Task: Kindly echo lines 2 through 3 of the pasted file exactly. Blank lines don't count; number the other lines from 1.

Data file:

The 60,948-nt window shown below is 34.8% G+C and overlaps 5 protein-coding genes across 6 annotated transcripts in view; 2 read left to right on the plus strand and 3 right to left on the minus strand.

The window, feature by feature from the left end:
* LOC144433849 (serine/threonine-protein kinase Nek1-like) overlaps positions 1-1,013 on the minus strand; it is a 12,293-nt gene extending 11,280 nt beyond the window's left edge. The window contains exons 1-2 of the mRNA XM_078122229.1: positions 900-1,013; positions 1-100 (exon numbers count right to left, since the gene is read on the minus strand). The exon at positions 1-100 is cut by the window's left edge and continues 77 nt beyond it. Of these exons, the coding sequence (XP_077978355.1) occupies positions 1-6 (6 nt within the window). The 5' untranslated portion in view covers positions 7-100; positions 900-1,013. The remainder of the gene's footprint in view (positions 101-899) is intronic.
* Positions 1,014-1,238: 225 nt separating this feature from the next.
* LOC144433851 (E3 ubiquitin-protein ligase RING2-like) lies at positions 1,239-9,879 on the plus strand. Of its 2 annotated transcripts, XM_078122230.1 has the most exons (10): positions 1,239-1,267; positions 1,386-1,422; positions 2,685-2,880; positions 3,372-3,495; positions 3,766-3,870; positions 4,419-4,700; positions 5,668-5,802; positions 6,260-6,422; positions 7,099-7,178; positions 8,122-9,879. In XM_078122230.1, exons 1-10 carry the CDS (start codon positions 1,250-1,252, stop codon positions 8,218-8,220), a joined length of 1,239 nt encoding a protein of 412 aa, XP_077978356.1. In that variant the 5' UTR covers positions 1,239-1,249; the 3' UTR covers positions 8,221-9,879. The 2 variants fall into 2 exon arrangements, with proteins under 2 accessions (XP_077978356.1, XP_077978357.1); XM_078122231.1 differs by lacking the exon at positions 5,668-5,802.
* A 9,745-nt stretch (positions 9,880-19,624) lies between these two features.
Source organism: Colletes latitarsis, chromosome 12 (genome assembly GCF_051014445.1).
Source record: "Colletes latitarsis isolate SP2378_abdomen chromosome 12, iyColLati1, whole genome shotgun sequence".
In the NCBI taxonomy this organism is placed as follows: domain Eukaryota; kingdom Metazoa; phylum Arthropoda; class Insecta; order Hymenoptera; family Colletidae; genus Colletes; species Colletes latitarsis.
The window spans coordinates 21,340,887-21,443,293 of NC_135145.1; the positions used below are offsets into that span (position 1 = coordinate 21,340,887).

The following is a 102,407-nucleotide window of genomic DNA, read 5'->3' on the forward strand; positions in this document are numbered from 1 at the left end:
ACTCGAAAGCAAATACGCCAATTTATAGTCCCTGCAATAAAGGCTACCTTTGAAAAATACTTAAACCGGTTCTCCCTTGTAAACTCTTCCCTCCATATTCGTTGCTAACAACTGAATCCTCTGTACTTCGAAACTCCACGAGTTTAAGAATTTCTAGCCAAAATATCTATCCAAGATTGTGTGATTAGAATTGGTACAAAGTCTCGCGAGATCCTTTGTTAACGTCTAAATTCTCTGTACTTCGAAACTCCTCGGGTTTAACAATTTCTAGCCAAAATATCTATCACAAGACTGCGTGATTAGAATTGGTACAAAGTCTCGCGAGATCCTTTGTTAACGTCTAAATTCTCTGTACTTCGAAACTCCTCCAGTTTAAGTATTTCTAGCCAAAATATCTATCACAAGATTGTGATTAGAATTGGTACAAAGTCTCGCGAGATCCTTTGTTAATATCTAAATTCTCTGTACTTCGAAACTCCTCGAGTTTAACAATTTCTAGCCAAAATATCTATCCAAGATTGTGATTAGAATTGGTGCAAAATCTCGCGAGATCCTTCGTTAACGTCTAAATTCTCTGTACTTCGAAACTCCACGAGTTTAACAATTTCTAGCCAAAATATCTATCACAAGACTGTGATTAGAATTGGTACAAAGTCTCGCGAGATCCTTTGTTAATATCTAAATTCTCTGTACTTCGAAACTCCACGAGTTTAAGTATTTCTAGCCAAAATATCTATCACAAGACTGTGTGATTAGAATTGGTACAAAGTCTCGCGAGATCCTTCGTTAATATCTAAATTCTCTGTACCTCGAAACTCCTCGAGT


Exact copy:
The window, feature by feature from the left end:
* LOC144433849 (serine/threonine-protein kinase Nek1-like) overlaps positions 1-1,013 on the minus strand; it is a 12,293-nt gene extending 11,280 nt beyond the window's left edge. The window contains exons 1-2 of the mRNA XM_078122229.1: positions 900-1,013; positions 1-100 (exon numbers count right to left, since the gene is read on the minus strand). The exon at positions 1-100 is cut by the window's left edge and continues 77 nt beyond it. Of these exons, the coding sequence (XP_077978355.1) occupies positions 1-6 (6 nt within the window). The 5' untranslated portion in view covers positions 7-100; positions 900-1,013. The remainder of the gene's footprint in view (positions 101-899) is intronic.